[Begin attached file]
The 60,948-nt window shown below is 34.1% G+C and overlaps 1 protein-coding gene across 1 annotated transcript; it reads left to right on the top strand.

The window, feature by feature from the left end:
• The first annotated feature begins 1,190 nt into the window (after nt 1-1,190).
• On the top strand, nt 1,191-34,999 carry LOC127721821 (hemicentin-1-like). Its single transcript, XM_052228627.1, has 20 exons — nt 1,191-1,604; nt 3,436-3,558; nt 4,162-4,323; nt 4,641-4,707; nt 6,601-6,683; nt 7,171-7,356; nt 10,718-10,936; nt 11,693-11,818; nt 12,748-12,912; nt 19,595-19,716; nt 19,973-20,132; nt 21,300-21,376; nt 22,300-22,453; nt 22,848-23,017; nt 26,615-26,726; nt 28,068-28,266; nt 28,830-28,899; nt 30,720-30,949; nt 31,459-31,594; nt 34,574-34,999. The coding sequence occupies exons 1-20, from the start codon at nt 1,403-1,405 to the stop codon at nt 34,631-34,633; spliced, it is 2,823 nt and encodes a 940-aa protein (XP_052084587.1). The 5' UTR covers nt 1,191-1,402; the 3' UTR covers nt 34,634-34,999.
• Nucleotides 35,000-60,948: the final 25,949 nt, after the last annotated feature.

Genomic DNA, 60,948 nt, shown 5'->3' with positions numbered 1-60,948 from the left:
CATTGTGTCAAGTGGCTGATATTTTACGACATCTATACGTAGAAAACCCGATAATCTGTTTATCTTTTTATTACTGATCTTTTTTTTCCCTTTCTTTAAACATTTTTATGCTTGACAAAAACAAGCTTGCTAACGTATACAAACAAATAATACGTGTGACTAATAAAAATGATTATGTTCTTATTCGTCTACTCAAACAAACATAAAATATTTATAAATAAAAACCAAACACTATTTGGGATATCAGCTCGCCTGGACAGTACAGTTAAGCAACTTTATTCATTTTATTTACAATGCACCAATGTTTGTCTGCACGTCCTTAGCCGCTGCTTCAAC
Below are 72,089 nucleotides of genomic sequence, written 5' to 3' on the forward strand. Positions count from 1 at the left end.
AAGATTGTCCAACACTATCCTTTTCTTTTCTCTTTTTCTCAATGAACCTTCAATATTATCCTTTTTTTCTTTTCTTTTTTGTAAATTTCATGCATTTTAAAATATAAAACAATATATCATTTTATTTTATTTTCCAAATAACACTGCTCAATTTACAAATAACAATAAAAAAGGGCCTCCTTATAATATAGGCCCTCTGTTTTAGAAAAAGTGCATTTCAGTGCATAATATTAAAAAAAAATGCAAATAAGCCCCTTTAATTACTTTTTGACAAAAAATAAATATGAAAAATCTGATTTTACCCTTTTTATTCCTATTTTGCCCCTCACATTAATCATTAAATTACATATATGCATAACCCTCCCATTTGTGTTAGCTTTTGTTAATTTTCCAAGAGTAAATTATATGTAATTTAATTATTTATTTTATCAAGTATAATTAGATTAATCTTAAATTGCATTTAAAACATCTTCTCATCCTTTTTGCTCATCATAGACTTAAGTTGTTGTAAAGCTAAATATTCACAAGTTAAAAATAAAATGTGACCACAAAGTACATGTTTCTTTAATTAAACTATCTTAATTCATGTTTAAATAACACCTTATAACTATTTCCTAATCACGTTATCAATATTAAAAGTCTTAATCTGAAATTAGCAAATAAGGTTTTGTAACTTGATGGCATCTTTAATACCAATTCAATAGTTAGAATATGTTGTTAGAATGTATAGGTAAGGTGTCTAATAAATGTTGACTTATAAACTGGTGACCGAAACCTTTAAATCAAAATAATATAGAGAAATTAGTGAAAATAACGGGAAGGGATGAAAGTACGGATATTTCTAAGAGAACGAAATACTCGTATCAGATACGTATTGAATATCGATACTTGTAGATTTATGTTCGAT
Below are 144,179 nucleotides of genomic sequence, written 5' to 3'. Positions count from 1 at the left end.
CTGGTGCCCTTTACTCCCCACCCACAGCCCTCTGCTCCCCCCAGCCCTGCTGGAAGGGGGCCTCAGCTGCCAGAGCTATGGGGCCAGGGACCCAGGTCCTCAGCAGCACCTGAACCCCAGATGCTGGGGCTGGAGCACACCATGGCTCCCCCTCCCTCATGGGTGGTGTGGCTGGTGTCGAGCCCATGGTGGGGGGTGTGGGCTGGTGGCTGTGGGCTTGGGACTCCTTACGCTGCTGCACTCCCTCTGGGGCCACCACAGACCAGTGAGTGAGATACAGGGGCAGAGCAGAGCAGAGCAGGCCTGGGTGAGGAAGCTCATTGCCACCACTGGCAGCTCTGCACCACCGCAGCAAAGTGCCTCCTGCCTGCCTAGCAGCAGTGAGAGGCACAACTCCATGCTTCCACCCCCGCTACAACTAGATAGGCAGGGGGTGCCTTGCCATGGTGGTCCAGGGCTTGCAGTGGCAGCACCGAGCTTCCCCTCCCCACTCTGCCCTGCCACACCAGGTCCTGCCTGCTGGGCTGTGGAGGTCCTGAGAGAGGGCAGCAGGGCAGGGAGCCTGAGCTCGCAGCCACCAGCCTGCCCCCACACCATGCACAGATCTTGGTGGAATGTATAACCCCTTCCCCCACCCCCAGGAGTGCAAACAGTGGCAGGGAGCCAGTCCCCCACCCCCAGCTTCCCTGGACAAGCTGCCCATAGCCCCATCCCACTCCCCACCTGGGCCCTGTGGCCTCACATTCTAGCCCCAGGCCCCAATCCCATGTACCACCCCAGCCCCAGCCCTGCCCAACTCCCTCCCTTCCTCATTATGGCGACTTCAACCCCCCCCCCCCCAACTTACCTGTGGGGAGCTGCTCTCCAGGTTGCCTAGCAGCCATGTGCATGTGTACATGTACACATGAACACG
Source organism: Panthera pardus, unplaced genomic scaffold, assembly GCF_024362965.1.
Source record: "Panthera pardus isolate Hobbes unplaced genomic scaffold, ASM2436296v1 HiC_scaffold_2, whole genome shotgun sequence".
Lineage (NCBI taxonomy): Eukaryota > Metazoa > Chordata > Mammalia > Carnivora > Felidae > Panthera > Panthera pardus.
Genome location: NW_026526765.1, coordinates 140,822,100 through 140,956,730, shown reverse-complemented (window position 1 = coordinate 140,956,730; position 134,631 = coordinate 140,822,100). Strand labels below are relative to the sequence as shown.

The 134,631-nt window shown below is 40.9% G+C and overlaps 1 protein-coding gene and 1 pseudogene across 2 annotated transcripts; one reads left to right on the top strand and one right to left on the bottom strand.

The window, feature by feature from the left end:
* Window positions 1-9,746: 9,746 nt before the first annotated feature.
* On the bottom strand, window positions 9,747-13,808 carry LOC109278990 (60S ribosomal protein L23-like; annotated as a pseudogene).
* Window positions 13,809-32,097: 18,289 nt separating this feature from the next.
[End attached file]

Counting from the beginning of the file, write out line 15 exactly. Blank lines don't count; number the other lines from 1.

Genome location: NW_026526765.1, coordinates 140,822,100 through 140,956,730, shown reverse-complemented (window position 1 = coordinate 140,956,730; position 134,631 = coordinate 140,822,100). Strand labels below are relative to the sequence as shown.